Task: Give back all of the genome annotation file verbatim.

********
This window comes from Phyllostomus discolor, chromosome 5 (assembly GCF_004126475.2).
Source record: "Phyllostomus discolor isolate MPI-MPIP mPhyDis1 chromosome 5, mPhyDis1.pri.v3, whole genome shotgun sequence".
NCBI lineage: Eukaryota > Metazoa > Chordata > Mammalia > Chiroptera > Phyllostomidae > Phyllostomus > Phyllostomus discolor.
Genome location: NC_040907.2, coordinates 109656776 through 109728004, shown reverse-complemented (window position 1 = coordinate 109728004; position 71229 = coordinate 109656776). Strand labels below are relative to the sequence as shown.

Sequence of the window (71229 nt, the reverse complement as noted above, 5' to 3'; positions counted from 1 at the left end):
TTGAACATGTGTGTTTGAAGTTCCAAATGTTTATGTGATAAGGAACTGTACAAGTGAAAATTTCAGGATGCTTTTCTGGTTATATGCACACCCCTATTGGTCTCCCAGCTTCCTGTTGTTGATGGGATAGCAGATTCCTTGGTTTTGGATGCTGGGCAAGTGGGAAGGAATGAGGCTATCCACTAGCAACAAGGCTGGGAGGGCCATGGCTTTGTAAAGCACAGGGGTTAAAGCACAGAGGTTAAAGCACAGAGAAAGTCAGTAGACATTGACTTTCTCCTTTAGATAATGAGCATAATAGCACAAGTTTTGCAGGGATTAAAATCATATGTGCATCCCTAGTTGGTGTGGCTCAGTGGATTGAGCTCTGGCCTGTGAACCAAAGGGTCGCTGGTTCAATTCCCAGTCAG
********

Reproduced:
This window comes from Phyllostomus discolor, chromosome 5 (assembly GCF_004126475.2).
Source record: "Phyllostomus discolor isolate MPI-MPIP mPhyDis1 chromosome 5, mPhyDis1.pri.v3, whole genome shotgun sequence".
NCBI lineage: Eukaryota > Metazoa > Chordata > Mammalia > Chiroptera > Phyllostomidae > Phyllostomus > Phyllostomus discolor.
Genome location: NC_040907.2, coordinates 109656776 through 109728004, shown reverse-complemented (window position 1 = coordinate 109728004; position 71229 = coordinate 109656776). Strand labels below are relative to the sequence as shown.

Sequence of the window (71229 nt, the reverse complement as noted above, 5' to 3'; positions counted from 1 at the left end):
TTGAACATGTGTGTTTGAAGTTCCAAATGTTTATGTGATAAGGAACTGTACAAGTGAAAATTTCAGGATGCTTTTCTGGTTATATGCACACCCCTATTGGTCTCCCAGCTTCCTGTTGTTGATGGGATAGCAGATTCCTTGGTTTTGGATGCTGGGCAAGTGGGAAGGAATGAGGCTATCCACTAGCAACAAGGCTGGGAGGGCCATGGCTTTGTAAAGCACAGGGGTTAAAGCACAGAGGTTAAAGCACAGAGAAAGTCAGTAGACATTGACTTTCTCCTTTAGATAATGAGCATAATAGCACAAGTTTTGCAGGGATTAAAATCATATGTGCATCCCTAGTTGGTGTGGCTCAGTGGATTGAGCTCTGGCCTGTGAACCAAAGGGTCGCTGGTTCAATTCCCAGTCAG